11. Should you wear a poppy?

    I have my own strong feelings on this debate about whether people should wear a poppy around Remembrance Day, but I won't interject them here because I'd rather answer the main question. Here's what you need to know. At your interview, you may be interviewed by a lawyer who holds any of the views you've read here. Whether they will allow their views to affect hiring you or not is anyone's guess. But they might. Be guided accordingly, if you want to worry about it. Not that there's an easy answer to glean from this, but it's the only truth there is. In related news, I agree with doing whatever your values dictate you should do. While this doesn't answer the odds that a particular interviewer will like or dislike the values you display (or fail to display, depending on whether you view not wearing a poppy as a statement or the absence of a statement) there's at least this one benefit - showing them who you really are at an interview dramatically increases the odds that you'll end up working at a firm that shares your values.
  12. School Submission-Previous History

    Yes, in both cases. If you are a current student at York, you certainly applied at some point. The policy isn't different at U of T vs. York. It's the same request in both cases. It's just phrased differently because at York their law school has a separate name and identity, whereas at U of T it's all just called U of T.
  13. Why are Windsor's medians so low?

    And in return, dude, you started a topic for no clear reason except to troll, got all your information wrong including a basic GPA calculation, were called out on this by everyone, and you respond ONLY to the one person who told you off with reference to suits? To put it more simply. Just because someone goes ad hominem, it doesn't prove you aren't also completely full of shit. And if you don't know THAT, look in a mirror and reread what you just wrote.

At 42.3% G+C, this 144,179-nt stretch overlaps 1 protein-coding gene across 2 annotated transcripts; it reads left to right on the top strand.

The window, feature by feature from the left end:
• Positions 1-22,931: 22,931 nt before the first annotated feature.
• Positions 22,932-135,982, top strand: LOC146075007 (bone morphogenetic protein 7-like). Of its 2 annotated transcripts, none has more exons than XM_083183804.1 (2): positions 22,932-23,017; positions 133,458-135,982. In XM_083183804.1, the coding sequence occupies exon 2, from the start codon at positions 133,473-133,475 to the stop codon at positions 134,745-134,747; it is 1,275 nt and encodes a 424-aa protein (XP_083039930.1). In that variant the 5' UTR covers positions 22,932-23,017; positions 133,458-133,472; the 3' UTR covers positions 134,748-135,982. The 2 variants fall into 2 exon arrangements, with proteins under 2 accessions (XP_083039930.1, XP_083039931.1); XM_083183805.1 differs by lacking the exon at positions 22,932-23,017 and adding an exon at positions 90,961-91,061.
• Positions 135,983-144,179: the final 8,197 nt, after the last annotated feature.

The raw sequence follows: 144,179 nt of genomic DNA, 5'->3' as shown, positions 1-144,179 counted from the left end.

14. Why are Windsor's medians so low?

    It started south.
  15. Why are Windsor's medians so low?

    Look, I have no intention of piling on a random crap on Windsor thread, but I don't think the reasoning bolded above should be left undisturbed. Students try to tell themselves exactly this, all the time, as a justification for attending almost every school. They tell themselves this about Bond too, and every other example of a school that takes in candidates who are otherwise uncompetitive. They tell themselves the same thing about even Cooley. And to be honest, it's probably true. That is, that the faculty and the program of education offered at Bond, other foreign schools, even Cooley is probably pretty good. They hire very capable academics and instructors. It's the conclusion that's the issue. That if you take a weaker student and feed them through a strong educational program, the product produced will be just as strong as it would be anywhere else. I'm not crapping on Windsor or saying that the students there aren't capable. But that logic is dangerous. The raw material does matter. And pretending that it doesn't is exactly the sales pitch that last chance schools want you to believe.